The modification: Always on the look out for making things more cheaply, I have substituted the dried milk in the sachet with the cheapest dried milk available at my local supermarket. About 12 tablespoons of this. For the yogurt culture, I add a dessert spoon of the yogurt in my fridge as the starter. That’s it. Lovely yogurt, even better value, cheaper. Every so often, say after 12 or 15 iterations, I make a “new” yogurt using an EasyYo sachet (my favorite is natural Greek yogurt), but this is a matter of personal taste.

Additional note: As a bread maker for about as long as I have been trying to make yogurt, I have found this yogurt to be a great addition / substitute for liquid in the initial process.


-- Wynn Rees  

EasiYo Yogurt Maker

Available from Amazon

True Utility Keyring System

I’ve had the True Utility Keyring system for four or five years now. It’s not so much a “system” as a ring, a shackle, and a few clips. The shackle keeps your keys from jangling around too much (especially if you add a few washers) and it makes them smaller and easier to handle, since they don’t splay out perpendicular to their flat axis, like they would on a common split ring. While it’s a huge pain to change out keys the first time, the convenience makes up for it. The clips have allowed me to swap out the items on my keychain like I would in a backpack. Using short lengths of paracord has made the TU Keyring system pretty wonderful, allowing different items to sit at different distances from each other so they fit in my pockets better. The split ring is slightly better than usual, and the clips are wonderful. I’ve also added a tiny bit of 3M grip tape (for stairs) to my house key so I can find it without looking at my keys.

Here’s an image of my keys:


-- Evan Barker  

True Utility TU245 Key Ring System with 5 Key Shackle

Available from Amazon

Thayers Medicated Superhazel

I’ve been using Thayer’s Medicated Superhazel as an aftershave for a little over 2 years now, after seeing it recommended on YouTube by Sharpologist. It has left me lamenting the money – and possibly incremental bits of my health – that I wasted on more expensive, artificial chemical based aftershaves.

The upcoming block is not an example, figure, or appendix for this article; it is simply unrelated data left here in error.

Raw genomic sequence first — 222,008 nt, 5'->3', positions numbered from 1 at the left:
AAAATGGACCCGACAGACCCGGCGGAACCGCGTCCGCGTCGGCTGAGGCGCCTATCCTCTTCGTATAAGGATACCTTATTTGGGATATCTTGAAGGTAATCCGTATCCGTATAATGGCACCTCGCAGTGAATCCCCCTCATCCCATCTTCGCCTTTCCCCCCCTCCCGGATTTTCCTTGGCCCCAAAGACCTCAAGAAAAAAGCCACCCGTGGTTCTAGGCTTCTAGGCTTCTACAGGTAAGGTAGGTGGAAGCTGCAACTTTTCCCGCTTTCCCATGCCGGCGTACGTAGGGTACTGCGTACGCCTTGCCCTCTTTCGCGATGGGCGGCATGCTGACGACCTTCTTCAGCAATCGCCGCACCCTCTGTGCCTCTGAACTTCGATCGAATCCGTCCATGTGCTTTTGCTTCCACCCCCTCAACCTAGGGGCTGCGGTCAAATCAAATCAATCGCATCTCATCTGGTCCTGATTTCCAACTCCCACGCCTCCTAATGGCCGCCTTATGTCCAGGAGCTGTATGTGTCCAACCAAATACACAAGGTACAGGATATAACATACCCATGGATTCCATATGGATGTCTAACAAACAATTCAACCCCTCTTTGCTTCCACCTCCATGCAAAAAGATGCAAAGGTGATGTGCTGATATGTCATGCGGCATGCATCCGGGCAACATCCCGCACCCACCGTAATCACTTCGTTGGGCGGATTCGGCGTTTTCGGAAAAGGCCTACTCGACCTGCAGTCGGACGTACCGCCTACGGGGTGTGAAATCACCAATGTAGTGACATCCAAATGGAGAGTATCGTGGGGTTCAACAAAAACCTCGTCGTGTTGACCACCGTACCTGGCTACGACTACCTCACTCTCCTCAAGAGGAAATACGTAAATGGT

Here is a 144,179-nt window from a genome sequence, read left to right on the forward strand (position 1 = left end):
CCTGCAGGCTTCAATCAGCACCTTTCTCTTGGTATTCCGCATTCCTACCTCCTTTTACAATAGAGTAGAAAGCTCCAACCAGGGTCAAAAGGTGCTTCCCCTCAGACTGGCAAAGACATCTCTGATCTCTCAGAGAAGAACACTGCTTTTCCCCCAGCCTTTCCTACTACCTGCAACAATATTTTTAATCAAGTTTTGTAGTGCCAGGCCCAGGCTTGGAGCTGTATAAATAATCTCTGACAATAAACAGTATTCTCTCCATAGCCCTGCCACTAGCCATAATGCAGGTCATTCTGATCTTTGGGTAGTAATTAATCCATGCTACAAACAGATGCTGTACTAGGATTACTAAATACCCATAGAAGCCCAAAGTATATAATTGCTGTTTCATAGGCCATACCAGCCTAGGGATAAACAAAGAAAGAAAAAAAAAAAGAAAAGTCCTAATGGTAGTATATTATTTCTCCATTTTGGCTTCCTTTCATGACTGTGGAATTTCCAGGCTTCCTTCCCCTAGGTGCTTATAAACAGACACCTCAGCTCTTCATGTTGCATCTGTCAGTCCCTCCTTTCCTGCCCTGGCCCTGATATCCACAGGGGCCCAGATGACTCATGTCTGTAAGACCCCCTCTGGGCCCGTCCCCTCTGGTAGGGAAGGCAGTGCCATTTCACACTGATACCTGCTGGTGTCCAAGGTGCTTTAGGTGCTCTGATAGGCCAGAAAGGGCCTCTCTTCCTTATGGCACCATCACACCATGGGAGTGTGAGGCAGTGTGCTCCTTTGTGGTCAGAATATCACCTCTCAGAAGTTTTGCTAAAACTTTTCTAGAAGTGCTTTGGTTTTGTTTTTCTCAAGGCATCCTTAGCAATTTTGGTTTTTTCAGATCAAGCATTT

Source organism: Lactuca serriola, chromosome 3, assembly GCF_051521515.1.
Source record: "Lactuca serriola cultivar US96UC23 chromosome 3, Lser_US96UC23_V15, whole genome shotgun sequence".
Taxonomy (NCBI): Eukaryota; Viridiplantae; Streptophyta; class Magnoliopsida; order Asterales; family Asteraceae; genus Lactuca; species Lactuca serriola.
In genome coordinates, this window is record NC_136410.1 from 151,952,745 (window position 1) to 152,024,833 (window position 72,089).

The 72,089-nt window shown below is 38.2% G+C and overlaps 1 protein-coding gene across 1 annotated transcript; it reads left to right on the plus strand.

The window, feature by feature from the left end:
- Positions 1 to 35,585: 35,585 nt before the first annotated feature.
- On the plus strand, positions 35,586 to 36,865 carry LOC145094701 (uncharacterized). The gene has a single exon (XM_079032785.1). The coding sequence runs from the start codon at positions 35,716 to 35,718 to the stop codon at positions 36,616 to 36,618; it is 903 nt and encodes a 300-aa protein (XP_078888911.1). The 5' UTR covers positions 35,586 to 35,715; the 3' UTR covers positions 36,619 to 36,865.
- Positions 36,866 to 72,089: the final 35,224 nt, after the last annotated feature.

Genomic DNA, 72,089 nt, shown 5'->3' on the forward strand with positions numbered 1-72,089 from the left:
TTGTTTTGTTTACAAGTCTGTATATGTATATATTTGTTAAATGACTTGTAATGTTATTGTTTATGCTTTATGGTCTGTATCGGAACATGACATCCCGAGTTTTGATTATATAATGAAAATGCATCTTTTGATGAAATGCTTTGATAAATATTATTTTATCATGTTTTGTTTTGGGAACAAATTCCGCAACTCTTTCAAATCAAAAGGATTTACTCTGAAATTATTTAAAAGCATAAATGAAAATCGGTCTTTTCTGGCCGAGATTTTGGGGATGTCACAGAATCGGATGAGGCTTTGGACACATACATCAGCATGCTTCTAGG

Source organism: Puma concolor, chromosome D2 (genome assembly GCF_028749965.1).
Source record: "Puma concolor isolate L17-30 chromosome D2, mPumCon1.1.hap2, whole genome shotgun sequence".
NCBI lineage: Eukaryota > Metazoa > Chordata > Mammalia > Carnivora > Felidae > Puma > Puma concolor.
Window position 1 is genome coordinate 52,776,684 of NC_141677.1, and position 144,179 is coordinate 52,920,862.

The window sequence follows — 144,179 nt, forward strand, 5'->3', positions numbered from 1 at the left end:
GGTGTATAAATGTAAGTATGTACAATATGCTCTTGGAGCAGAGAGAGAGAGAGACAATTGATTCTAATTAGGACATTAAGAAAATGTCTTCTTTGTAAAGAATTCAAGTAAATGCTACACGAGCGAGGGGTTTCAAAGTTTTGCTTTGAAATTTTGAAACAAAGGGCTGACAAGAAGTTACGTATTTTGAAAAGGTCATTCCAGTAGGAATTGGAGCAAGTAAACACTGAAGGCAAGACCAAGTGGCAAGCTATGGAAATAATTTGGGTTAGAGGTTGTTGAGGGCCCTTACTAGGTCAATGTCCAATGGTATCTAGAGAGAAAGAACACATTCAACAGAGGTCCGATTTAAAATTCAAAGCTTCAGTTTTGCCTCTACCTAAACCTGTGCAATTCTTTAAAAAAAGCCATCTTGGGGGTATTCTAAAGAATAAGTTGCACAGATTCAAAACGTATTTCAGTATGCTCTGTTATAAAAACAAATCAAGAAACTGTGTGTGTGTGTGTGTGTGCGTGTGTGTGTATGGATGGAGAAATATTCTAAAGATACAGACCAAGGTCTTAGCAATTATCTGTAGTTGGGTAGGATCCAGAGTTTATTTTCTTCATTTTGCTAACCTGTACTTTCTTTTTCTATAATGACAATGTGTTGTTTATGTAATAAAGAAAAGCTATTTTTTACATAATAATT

It’s cheap (a $12 bottle will last me 6 months or more), immediately and effectively soothes razor burn, and has a eucalyptus scent that’s just strong enough to be bracing, but isn’t cloying or long-lasting like many aftershaves.

All-in-all, a cheap and effective product that’s superior to pricier alternatives.

-- Ryan Shepard  

Thayers Medicated Superhazel with Aloe Vera

Available from Amazon

Going Abroad: How to Answer the Call of Nature Anywhere in the World

Going Abroad is both a very amusing read and extremely practical. Americans abroad tend to have two kinds of toilet difficulties, low tech and high tech.

At one end of the spectrum, there is the squat toilet. This may appear to be simply a porcelain hole in the ground with foot rests, but you can learn to use it. First, you probably need to practice squatting before you leave home. You need to build up those underused muscles so that you don’t fall in. Second, you need to learn which direction to face. (Hint: you want the two holes involved to more or less line up).

The second low tech problem is toilet paper (or the lack thereof). You’ll learn how the locals wipe themselves without paper. Actually, they usually rinse with water. That bucket and dipper by the toilet are not for drinking. Still, be careful about grabbing anybody’s left hand. Local customs do vary.

Why is there a waste basket full of used toilet paper in the bathroom? Why don’t they flush it? There’s a reason. Don’t you flush yours. You may knock out the plumbing system for the building, or even the whole village. (I’d like to take this opportunity to once again apologize to the people at the Naval Museum in Haifa. I didn’t know.)

The USA used to be a technologically advanced nation. Not so much anymore. The problems at the other end of the spectrum involve high tech toilets in more advanced countries, particularly Japan. The important thing is to learn how to flush them without needing to call down to the hotel reception desk for assistance. Unfortunately, this book is somewhat dated. It does not cover the latest toilets, which are probably Wi-Fi hotspots that will analyze the contents of your excrement and send health recommendations to your phone. But the main thing is how to flush.

In this book you will also learn about the mysterious bidet, what it is for, and most importantly, what it is not for.

This book is very well-illustrated to aid in learning.

-- Walter Noiseux  

Going Abroad
Eva Newman
2000, 136 pages

Available from Amazon

Sample Excerpts: